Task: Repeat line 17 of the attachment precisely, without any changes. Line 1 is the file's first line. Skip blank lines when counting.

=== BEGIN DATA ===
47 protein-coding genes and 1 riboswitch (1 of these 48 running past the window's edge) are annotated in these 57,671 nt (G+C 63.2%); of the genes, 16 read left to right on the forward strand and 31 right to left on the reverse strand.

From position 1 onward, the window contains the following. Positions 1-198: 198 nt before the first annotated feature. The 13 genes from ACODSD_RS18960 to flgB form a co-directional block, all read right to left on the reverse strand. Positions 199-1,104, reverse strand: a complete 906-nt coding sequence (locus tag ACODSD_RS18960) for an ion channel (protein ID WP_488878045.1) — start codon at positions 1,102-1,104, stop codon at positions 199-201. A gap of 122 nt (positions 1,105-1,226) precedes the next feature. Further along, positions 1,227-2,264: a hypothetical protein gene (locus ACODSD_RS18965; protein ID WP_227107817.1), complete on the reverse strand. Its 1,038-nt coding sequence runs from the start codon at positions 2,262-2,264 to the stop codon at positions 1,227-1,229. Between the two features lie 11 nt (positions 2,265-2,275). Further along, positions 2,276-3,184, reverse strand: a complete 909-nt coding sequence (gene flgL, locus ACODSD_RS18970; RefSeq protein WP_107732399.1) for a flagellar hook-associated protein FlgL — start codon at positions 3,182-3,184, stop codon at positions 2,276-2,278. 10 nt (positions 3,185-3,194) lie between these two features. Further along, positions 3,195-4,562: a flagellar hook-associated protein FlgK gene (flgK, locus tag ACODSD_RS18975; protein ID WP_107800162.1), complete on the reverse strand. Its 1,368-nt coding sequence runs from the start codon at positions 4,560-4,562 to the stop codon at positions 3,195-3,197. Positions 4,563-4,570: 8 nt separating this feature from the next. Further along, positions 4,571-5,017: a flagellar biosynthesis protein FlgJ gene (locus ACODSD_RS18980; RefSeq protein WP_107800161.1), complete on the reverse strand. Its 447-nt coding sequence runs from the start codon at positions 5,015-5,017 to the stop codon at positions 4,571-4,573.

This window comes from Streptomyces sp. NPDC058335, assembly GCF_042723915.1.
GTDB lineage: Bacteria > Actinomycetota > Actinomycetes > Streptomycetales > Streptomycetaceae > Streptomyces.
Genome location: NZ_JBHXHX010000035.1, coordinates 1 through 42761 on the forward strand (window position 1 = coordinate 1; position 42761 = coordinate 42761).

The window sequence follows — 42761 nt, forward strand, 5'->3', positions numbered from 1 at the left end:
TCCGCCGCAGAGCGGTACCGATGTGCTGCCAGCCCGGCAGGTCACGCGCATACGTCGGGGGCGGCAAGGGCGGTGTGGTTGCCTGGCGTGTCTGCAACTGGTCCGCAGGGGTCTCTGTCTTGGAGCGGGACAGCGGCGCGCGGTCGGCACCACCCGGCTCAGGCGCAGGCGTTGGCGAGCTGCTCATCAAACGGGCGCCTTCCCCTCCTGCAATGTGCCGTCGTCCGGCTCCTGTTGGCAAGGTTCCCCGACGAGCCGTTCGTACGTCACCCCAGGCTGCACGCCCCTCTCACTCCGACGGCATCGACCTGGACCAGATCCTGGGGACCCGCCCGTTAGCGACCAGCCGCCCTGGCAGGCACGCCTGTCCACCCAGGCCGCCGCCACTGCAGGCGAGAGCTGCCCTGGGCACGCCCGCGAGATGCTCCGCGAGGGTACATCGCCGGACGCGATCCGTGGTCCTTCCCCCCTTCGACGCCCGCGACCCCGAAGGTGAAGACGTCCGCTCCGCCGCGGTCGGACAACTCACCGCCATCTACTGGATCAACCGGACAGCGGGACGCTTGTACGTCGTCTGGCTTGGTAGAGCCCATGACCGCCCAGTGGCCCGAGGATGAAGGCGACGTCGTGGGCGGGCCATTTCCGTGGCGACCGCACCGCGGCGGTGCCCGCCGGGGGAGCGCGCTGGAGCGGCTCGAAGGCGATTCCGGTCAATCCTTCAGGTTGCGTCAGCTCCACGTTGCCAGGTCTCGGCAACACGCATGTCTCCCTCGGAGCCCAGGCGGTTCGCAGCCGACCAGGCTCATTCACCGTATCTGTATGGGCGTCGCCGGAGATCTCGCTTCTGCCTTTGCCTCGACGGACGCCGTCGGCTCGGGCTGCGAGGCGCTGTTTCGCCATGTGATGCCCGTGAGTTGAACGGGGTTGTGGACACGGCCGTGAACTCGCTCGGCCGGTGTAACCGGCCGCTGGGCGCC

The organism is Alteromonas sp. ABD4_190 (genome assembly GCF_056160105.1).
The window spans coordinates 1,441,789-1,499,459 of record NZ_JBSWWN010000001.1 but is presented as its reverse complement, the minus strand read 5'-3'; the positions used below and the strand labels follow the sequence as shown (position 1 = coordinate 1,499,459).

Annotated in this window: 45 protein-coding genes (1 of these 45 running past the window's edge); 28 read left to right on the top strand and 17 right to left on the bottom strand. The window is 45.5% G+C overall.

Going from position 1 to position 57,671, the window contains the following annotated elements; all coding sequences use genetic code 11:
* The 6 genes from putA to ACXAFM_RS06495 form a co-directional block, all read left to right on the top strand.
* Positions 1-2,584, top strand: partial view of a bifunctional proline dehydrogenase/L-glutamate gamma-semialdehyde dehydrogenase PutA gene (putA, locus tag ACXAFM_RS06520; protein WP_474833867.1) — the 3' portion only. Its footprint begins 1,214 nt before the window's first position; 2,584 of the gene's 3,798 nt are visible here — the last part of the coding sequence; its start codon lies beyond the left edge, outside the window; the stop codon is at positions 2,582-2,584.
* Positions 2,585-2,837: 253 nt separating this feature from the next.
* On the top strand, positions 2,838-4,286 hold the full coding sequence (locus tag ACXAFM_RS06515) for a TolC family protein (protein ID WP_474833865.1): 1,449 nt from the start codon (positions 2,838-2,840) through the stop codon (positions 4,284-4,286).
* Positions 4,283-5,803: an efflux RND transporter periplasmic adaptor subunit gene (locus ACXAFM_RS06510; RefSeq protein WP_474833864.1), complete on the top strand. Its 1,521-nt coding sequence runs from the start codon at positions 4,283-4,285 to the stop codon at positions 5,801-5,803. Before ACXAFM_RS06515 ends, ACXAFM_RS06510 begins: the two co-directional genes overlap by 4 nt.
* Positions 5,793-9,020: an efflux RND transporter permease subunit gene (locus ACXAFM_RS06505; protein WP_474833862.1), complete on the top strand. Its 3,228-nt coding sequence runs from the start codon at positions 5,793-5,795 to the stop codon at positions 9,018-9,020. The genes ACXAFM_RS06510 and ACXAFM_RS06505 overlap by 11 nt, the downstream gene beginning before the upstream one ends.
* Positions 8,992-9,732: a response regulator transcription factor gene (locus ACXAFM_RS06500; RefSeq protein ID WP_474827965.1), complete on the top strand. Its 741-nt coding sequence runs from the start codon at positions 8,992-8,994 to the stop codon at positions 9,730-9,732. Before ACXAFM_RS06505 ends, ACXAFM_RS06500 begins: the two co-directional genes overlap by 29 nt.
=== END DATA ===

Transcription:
* Positions 5,793-9,020: an efflux RND transporter permease subunit gene (locus ACXAFM_RS06505; protein WP_474833862.1), complete on the top strand. Its 3,228-nt coding sequence runs from the start codon at positions 5,793-5,795 to the stop codon at positions 9,018-9,020. The genes ACXAFM_RS06510 and ACXAFM_RS06505 overlap by 11 nt, the downstream gene beginning before the upstream one ends.